More Than We Can Ask or Imagine
More Than We Can Ask or Imagine
On the last Sunday we all were in church at St. John's, the procession was lining up in the chapel as we readied to begin the service. The painting of Dr. George Davidson looked out at us from the wall at the end of the side aisle. He was Rector of St. John's from 1913 until 1951. His 38-year tenure makes him not only the longest serving priest in the history of our congregation, but also the priest that oversaw the building we all love and look forward to worshiping in again soon. It wasn't until that day just three weeks ago (it seems much longer ago) that another one of Dr. Davidson's experiences as Rector comes to mind -- as the priest who saw St. John's through the ravages of the First World War and the last pandemic in our history, the Spanish Flu in 1918. While we look forward to going back into our archives to see records from that era once we return to the building, we still can appreciate that we have been in dire situations before and have come out the other side. We can also know that the same faith that sustained the people of St. John's through those turbulent days still sustains us.
The Gospel appointed for this coming Sunday, from the 11th chapter of the Gospel of John tells the story of two famous biblical sisters, Martha and Mary who send for to Jesus to come heal their brother Lazarus, who has fallen ill. Jesus waits two days before he decides to go to their village to see Lazarus and by this time Lazarus has died. When he arrives in their village the two sisters are grieving the loss of their brother. Martha seems angry with Jesus -- "If you would have only been here, he wouldn't have died. Even now, I know whatever you ask, God will give you." Martha and Mary hoped for a healing, but in the end, they received resurrection. Jesus goes to the tomb and calls Lazarus forth from the grave, a foretaste of the great day of resurrection of Jesus himself after his own suffering and death. Events we will remember liturgically in two weeks’ time.
In these days we are experiencing fear, maybe grief and maybe even some anger. We wonder what is going on in the world. Has God shown up? Is Jesus here? Why is this happening? At the end of the service of Morning Prayer in our Prayer Book, a passage from the Book of Ephesians may conclude the service: "Glory to God whose power, working in us, can do infinitely more than we can ask or imagine: Glory to him from generation to generation in the Church, and in Christ Jesus for ever and ever. Amen” (Ephesians 3:20,21). Mary and Martha didn't know how Jesus would address their situation of death and loss. But it seems Martha's appeal echoes the resurrection hope of St. Paul: "Even now I know whatever you ask God will give you."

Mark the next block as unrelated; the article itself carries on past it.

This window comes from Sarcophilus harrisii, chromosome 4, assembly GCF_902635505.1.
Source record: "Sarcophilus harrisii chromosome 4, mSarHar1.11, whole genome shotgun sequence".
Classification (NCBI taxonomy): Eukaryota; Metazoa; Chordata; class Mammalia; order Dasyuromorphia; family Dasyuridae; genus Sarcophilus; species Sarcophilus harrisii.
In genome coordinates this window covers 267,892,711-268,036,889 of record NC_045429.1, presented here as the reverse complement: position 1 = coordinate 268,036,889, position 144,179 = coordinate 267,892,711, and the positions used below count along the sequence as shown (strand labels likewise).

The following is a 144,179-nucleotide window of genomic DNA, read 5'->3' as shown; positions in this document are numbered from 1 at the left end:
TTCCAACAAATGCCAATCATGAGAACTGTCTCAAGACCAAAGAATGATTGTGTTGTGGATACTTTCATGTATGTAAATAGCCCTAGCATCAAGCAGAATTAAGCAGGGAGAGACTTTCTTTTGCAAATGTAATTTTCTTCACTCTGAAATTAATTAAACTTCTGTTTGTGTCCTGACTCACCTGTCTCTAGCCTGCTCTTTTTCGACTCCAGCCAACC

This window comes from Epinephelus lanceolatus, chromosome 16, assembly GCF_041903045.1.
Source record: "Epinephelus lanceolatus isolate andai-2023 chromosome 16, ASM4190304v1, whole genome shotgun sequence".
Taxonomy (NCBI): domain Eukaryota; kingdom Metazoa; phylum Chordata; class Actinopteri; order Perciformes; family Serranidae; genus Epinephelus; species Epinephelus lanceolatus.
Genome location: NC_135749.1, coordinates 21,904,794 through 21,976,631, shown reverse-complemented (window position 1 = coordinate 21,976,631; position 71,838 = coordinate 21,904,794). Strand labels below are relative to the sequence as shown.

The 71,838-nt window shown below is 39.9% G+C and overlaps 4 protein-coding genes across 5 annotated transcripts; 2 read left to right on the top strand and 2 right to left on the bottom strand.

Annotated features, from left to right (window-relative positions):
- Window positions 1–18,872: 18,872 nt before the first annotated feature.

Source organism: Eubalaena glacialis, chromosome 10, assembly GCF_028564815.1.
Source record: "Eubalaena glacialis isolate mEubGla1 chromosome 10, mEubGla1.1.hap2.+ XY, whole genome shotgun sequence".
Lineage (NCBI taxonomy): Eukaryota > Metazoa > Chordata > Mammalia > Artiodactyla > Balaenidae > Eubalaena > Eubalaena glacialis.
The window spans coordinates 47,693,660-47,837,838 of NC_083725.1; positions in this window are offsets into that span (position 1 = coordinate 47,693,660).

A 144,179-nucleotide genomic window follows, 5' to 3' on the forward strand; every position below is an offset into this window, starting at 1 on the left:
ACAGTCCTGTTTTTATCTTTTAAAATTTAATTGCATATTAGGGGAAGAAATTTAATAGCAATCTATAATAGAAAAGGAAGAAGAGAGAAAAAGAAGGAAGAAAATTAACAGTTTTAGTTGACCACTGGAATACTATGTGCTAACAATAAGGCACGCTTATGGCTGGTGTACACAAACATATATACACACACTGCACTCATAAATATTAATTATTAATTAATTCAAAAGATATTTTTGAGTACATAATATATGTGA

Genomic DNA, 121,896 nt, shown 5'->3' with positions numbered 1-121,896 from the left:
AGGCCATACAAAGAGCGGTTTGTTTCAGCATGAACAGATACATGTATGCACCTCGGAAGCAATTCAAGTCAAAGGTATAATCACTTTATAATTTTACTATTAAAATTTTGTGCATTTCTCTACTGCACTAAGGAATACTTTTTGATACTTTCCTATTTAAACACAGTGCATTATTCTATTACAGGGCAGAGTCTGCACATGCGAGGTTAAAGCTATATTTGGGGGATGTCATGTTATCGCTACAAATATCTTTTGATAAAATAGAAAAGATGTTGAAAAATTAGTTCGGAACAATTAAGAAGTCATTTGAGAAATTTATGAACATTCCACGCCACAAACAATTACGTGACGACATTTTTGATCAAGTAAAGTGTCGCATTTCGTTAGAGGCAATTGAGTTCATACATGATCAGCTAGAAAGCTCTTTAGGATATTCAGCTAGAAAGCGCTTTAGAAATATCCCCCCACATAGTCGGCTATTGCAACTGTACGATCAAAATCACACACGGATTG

As we come to the end of this Lenten season and look forward to the day of resurrection two Sundays from now, we cannot know how God will bring us through our present circumstances, but we know God will bring us through. In these days, let the words of Ephesians be our affirmation and our prayer. Even when it seemed impossible, when there was a literal dead end in front of them, Mary and Martha still believed God would make a way where there was no way. And Jesus showed up in the midst of their fear and their faith. Yet remember in the Ephesians passage, the Apostle gives glory to God whose power "working in us" can do more than we can ever ask or imagine. So how will we -- the community of St. Johns, our city, our state, our nation, our whole church, indeed the whole global family -- be agents of resurrection at this time. How will the Holy Spirit use us to bring an end to this crisis and new life on the other side. We invite you to pray another prayer, for self-dedication, in the Prayer Book in these days reflecting on the theme of Ephesians:
Almighty and eternal God,
so draw our hearts to you, so guide our minds, so fill our imaginations, so control our wills, that we may be wholly yours, utterly dedicated unto you; and then use us, we pray you, as you will, and always to your glory and the welfare of your people; through our Lord and Savior Jesus Christ. Amen.